The leaves are green, the flowers are in bloom and, once again, a new generation of wildlife is making its arrival.
This time of year, it’s almost a certainty that Pennsylvanians will encounter young wildlife, whether in their backyards or high on a mountain. And some of those animals – whether they be young deer, birds, raccoons or other wildlife – might appear to be abandoned.
Usually, they are not abandoned. In fact, their mothers might be watching over them from somewhere nearby. And the best thing people can do is to leave those animals alone.
Adult animals often leave their young while they forage for food, but they don’t go far and they do return. Wildlife also often relies on a natural defensive tactic called the “hider strategy,” where young animals will remain motionless and “hide” in surrounding cover while adults draw the attention of potential predators or other intruders away from their young.
Deer employ this strategy, and deer fawns sometimes are assumed to be abandoned when, in fact, their mothers are nearby.
The Game Commission urges Pennsylvanians to resist the urge to interfere with young wildlife or remove any wild animal from its natural setting.
Such contact can be harmful to both people and wildlife. Wild animals can lose their natural fear of humans, making it difficult, even impossible, for them to ever again live normally in the wild. And anytime wildlife is handled, there’s always a risk people could contract diseases or parasites such as fleas, ticks and lice.
Wildlife that becomes habituated to humans also can pose a public-safety risk. A few years ago, a yearling, six-point buck attacked and severely injured two people. The investigation into the incident revealed that a neighboring family had illegally taken the deer into their home and fed it as a fawn, and they continued to feed the deer right up until the time of the attack.
It is illegal to take or possess wildlife from the wild. Under state law, the penalty for such a violation is a fine of up to $1,500 per animal.
Under no circumstances will anyone who illegally takes wildlife into captivity be allowed to keep that animal, and under a working agreement with state health officials, any “high risk” rabies vector species confiscated after human contact must be euthanized and tested; it cannot be returned to the wild because the risk of spreading disease is too high.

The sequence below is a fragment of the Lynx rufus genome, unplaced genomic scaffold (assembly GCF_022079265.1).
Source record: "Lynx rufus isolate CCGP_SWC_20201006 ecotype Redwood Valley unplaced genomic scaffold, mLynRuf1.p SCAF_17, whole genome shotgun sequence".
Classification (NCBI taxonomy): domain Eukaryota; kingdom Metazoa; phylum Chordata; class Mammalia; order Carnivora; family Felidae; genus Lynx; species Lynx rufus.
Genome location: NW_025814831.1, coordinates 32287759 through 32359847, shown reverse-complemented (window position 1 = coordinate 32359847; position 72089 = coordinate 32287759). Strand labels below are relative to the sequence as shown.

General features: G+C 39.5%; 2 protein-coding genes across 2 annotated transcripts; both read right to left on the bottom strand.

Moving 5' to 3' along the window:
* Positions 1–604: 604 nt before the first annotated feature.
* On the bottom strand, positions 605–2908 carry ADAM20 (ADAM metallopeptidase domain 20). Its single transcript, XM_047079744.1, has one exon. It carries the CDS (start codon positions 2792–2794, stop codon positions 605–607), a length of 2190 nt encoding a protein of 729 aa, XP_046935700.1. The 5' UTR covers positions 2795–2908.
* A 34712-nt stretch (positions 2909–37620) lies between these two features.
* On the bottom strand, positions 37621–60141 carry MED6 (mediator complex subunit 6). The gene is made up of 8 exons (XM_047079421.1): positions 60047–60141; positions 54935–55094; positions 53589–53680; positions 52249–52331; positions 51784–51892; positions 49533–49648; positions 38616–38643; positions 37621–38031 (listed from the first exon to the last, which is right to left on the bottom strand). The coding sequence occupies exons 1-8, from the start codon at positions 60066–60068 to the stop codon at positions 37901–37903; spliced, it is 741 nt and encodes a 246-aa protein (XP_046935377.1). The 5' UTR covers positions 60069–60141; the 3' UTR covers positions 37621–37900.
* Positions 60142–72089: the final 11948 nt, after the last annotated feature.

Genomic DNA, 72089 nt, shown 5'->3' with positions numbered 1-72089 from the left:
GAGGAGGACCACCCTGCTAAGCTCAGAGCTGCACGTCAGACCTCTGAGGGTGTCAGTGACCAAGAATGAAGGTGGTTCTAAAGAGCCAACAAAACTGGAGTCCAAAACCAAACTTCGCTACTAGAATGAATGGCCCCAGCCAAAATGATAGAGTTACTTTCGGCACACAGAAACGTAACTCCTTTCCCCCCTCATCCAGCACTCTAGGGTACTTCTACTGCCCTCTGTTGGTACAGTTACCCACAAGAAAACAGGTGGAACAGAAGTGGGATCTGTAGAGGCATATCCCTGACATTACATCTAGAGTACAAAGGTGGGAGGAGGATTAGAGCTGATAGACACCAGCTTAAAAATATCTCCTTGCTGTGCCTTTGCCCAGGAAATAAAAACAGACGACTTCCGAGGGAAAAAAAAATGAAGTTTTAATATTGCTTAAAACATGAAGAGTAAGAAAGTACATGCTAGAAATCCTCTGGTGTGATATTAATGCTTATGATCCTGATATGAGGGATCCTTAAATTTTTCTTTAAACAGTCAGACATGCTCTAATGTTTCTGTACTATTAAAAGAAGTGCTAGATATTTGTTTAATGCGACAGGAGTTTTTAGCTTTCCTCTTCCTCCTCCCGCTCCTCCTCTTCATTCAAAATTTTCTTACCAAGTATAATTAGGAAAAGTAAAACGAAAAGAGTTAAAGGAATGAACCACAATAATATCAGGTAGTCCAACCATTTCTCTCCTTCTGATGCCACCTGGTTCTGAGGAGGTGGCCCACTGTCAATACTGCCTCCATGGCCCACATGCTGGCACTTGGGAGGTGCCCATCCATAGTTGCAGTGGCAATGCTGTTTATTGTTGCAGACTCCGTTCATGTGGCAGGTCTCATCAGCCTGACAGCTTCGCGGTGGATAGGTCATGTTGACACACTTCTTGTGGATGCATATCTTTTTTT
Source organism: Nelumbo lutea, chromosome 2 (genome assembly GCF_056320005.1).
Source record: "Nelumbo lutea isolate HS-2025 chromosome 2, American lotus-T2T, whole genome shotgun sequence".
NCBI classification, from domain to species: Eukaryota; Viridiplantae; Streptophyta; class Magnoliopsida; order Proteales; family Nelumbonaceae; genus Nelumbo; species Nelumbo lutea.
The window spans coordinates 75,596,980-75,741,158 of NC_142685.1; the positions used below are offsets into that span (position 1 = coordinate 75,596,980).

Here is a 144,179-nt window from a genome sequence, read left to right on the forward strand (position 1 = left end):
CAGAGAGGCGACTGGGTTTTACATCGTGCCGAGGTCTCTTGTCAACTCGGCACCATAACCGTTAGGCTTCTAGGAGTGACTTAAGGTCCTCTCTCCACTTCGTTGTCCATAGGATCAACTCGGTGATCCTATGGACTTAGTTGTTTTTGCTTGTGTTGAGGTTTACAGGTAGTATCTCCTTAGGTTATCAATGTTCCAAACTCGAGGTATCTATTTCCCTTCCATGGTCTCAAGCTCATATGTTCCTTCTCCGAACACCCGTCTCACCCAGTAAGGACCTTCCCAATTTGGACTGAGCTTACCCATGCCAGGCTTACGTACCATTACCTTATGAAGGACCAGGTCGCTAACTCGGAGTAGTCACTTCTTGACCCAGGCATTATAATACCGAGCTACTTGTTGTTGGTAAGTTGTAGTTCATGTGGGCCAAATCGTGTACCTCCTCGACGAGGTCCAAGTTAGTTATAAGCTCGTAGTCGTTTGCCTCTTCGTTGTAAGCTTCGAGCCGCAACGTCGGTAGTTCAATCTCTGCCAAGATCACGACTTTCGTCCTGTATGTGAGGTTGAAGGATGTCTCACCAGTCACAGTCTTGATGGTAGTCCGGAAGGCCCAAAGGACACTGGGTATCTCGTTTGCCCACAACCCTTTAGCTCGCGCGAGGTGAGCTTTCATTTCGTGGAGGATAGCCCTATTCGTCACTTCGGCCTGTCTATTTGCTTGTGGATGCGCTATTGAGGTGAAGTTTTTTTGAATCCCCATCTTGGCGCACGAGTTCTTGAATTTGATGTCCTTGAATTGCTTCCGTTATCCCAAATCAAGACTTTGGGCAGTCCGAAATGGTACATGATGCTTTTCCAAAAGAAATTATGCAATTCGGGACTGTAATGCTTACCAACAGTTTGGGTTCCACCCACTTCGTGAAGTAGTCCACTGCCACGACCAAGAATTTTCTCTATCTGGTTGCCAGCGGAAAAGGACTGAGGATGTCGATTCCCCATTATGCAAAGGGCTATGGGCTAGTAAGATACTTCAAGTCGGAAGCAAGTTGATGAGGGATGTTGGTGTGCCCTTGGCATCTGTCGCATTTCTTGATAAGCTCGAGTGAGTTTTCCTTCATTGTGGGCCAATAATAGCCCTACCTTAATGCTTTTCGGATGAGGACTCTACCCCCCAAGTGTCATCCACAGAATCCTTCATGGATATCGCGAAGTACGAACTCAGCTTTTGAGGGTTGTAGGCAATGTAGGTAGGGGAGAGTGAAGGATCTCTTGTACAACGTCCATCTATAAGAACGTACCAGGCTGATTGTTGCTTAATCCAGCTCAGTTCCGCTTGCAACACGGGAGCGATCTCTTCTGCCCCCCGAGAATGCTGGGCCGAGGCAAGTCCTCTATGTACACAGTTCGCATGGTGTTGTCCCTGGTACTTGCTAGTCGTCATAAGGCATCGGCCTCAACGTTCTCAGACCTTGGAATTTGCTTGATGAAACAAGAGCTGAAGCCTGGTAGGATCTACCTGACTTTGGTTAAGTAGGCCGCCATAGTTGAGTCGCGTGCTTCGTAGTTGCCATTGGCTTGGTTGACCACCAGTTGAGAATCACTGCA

Animals infected with rabies might not show obvious symptoms, but still might be able to transmit the disease. Though any mammal might carry rabies, the rabies vector species identified in the agreement are: skunks, raccoons, foxes, bats, coyotes and groundhogs.
People can get rabies from the saliva of a rabid animal if they are bitten or scratched, or if the saliva gets into the person’s eyes, mouth or a fresh wound. The last human rabies fatality in Pennsylvania was a 12‑year‑old Lycoming County boy who died in 1984.
Only wildlife rehabilitators, who are licensed by the Game Commission, are permitted to care for injured or orphaned wildlife for the purposes of eventual release back into the wild. For those who find wildlife that truly is in need of assistance, a listing of licensed wildlife rehabilitators can be found on the PA Association of Wildlife Rehabilitators website.
If you are unable to identify a wildlife rehabilitator in your area, contact the Game Commission region office that serves the county in which the animal is found so that you can be referred to the appropriate licensed wildlife rehabilitator.Regional office contact information can be found on the agency’s website.